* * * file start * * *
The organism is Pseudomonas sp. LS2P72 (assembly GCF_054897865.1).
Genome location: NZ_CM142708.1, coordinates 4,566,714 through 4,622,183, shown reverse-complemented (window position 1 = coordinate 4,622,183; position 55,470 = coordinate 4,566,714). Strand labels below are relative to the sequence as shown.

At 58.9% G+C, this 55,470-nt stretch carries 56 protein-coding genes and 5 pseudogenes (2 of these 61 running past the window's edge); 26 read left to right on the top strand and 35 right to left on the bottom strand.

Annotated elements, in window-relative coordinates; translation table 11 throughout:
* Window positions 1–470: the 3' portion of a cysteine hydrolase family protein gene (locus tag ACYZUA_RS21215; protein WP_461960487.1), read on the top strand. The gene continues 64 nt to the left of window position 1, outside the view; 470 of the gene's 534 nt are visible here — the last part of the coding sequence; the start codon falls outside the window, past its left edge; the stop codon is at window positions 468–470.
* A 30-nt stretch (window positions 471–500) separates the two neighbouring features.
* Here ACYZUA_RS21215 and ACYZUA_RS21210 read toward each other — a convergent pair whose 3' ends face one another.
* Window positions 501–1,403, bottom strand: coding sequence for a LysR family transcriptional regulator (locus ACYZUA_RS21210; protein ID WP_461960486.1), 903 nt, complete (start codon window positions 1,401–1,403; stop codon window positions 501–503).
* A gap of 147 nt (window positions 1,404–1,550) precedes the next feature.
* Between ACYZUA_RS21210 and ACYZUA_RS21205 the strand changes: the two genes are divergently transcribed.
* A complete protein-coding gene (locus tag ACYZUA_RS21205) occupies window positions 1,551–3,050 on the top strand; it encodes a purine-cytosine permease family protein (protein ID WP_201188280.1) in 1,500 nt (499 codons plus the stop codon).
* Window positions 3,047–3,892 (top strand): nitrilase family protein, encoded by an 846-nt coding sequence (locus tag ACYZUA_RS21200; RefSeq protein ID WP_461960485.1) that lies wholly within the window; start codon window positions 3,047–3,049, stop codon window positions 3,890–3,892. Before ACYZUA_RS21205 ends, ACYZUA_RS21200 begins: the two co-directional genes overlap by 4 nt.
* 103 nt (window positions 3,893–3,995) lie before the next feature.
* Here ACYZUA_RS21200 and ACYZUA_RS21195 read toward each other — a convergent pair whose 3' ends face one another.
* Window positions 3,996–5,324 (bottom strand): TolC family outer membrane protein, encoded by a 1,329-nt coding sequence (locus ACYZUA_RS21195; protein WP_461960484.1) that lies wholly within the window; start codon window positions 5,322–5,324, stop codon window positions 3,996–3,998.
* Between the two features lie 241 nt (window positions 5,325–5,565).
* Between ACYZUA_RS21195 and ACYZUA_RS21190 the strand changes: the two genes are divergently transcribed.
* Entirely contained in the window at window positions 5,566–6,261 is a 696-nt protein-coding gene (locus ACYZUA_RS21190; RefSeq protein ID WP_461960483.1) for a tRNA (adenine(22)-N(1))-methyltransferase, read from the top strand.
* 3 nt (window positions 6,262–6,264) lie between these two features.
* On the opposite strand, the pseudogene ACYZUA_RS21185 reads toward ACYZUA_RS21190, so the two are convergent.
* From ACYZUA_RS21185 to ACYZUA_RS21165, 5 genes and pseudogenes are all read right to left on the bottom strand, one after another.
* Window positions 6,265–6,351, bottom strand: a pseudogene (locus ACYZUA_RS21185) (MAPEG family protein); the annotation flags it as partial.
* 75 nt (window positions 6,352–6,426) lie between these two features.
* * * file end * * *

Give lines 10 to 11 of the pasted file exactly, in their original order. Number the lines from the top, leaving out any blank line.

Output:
* Between ACYZUA_RS21210 and ACYZUA_RS21205 the strand changes: the two genes are divergently transcribed.
* A complete protein-coding gene (locus tag ACYZUA_RS21205) occupies window positions 1,551–3,050 on the top strand; it encodes a purine-cytosine permease family protein (protein ID WP_201188280.1) in 1,500 nt (499 codons plus the stop codon).